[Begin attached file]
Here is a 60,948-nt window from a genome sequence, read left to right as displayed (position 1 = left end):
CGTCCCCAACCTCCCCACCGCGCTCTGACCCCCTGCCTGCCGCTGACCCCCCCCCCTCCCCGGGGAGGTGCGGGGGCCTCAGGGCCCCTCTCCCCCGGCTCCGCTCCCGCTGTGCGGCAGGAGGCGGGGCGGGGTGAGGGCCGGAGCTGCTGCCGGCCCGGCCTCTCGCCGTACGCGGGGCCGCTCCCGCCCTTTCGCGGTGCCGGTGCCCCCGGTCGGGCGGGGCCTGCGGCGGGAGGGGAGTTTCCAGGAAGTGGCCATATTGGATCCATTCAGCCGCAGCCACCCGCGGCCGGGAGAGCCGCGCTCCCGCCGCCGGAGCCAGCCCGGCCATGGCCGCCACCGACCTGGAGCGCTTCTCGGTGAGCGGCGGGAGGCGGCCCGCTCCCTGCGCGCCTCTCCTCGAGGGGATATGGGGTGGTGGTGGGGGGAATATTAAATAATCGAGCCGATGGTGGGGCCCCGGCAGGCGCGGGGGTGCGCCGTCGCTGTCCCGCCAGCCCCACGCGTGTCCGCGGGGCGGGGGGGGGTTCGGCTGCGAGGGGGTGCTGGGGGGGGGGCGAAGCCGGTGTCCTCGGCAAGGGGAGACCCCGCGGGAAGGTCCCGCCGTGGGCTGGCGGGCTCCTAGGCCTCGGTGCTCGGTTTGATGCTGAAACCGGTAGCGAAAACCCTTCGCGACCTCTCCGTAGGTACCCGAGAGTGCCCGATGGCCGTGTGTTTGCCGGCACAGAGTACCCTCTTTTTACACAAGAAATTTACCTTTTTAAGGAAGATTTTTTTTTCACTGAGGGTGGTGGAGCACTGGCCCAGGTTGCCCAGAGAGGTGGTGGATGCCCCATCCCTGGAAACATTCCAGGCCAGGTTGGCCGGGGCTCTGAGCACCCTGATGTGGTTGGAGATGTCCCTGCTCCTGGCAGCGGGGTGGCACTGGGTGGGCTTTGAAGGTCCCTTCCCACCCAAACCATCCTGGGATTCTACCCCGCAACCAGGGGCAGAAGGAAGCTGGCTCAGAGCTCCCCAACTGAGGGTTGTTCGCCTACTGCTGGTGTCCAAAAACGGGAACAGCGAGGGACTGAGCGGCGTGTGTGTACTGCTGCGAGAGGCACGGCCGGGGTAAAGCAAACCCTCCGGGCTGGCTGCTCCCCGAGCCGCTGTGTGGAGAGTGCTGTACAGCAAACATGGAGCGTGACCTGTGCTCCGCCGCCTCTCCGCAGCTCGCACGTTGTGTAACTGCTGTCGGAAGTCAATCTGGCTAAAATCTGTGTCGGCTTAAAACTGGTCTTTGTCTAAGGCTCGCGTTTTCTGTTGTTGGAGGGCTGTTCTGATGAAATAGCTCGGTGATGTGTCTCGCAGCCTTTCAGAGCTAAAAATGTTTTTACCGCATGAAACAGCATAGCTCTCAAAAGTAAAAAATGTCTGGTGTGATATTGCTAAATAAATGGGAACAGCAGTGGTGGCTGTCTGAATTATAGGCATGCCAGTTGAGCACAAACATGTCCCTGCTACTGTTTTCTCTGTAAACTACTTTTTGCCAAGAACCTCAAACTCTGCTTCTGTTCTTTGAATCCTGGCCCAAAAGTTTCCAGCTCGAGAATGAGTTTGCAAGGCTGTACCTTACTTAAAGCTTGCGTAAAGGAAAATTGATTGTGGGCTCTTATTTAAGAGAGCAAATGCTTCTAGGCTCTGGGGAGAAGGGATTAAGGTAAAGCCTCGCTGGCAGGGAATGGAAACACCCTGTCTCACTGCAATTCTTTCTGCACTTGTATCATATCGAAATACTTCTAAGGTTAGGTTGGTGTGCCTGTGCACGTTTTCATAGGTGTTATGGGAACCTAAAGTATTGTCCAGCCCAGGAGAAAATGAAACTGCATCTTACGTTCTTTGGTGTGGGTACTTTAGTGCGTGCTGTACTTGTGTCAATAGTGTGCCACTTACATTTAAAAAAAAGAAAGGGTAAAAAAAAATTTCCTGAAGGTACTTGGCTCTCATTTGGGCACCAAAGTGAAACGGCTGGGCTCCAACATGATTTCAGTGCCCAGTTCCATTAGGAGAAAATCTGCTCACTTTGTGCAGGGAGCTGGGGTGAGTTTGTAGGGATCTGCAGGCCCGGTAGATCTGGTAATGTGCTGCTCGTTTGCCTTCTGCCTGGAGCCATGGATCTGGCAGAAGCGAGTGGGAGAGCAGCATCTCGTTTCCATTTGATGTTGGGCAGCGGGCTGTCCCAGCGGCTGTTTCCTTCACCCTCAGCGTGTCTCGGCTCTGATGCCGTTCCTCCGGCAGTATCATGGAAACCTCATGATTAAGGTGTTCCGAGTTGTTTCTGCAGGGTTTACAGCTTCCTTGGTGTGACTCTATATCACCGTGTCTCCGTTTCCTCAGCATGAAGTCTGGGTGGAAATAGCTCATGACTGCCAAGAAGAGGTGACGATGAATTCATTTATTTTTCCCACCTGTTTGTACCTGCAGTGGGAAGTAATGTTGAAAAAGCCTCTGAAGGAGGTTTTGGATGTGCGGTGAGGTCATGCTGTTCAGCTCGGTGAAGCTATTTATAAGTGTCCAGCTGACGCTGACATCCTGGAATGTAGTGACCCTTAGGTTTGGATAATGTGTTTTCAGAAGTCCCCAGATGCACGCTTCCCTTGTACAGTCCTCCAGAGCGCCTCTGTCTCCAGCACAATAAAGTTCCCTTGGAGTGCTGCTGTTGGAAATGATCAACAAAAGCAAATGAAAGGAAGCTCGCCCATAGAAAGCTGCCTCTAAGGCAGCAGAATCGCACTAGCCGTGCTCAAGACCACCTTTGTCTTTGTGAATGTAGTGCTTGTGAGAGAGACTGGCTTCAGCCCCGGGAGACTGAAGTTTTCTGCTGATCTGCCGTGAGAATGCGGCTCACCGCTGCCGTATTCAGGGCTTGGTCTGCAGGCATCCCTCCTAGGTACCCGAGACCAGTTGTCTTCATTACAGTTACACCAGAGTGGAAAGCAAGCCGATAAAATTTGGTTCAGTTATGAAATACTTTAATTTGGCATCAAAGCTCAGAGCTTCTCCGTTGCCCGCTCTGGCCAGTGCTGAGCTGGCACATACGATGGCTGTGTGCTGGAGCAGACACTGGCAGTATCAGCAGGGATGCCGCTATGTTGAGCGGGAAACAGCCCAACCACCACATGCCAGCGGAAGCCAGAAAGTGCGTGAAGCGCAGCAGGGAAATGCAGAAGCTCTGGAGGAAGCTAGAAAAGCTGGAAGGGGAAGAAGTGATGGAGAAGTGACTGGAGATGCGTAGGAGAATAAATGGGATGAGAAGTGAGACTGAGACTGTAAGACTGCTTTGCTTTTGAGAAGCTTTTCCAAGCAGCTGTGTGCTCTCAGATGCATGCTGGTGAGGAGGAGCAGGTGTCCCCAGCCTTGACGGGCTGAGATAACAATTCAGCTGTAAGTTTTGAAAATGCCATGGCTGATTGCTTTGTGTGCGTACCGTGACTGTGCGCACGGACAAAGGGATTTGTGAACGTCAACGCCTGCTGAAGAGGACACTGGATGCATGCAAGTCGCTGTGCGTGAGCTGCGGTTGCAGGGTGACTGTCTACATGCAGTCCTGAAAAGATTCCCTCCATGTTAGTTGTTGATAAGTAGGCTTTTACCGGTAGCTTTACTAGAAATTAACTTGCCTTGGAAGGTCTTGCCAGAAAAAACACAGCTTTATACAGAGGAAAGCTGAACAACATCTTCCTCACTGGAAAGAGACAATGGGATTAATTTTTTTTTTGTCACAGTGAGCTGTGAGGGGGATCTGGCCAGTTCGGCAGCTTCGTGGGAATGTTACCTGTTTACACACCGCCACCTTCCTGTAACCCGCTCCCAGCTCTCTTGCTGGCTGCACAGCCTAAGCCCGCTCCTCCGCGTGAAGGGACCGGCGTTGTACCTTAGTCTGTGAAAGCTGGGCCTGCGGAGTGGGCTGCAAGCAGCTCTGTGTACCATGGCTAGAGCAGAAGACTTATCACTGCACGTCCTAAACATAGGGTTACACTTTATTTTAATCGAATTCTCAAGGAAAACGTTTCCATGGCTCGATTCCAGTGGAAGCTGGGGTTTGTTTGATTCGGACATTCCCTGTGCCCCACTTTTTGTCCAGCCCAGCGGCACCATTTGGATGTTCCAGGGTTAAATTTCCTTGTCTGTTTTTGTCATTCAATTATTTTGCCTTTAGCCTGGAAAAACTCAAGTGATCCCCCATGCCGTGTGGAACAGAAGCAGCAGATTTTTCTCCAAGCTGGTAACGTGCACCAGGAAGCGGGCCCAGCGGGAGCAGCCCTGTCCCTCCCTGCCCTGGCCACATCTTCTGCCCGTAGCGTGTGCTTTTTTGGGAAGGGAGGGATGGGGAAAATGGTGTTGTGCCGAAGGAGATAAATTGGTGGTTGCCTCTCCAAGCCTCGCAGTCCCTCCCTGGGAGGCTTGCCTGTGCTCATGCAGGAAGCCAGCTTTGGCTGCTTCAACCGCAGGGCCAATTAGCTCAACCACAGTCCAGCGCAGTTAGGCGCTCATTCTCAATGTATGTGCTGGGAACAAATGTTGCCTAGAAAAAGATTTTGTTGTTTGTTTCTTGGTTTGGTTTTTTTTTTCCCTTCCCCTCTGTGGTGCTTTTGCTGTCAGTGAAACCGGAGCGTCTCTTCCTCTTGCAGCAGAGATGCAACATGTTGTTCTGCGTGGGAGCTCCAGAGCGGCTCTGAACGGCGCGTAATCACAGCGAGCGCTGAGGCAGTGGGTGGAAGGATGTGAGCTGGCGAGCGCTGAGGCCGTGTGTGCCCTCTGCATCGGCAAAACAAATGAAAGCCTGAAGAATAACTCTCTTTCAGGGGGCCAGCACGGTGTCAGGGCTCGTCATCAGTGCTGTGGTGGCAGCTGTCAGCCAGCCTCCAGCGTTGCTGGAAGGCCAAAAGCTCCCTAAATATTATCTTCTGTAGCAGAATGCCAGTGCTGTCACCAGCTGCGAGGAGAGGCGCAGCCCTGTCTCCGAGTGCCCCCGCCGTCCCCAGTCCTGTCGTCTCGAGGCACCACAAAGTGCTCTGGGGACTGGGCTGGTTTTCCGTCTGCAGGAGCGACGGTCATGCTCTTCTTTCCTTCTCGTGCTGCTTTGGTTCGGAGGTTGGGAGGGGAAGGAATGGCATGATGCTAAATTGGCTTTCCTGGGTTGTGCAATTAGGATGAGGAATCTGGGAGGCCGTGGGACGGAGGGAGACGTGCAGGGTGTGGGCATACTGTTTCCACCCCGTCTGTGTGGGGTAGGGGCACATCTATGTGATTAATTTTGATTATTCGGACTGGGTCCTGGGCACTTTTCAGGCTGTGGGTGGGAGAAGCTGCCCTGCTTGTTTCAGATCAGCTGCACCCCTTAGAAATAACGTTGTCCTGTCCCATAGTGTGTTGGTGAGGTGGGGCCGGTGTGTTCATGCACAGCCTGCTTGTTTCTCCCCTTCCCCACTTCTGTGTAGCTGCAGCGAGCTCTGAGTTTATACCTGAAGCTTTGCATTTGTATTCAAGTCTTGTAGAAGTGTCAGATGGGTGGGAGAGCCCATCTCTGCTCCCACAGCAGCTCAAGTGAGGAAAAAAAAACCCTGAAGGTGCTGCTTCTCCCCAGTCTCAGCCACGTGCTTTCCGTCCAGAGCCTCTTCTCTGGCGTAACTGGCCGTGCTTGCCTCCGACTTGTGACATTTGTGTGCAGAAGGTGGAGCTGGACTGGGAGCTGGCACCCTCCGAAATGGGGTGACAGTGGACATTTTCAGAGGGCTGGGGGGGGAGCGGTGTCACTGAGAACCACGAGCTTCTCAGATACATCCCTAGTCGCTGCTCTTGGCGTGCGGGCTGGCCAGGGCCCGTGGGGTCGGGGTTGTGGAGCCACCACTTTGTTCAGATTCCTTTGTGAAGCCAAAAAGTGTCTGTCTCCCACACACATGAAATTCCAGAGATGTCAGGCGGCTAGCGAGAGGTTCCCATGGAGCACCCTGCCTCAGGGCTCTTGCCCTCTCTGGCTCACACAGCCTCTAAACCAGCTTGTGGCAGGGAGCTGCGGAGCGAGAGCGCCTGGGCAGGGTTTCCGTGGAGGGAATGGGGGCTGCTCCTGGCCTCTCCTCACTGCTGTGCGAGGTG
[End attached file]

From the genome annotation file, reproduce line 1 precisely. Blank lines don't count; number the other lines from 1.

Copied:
Here is a 60,948-nt window from a genome sequence, read left to right as displayed (position 1 = left end):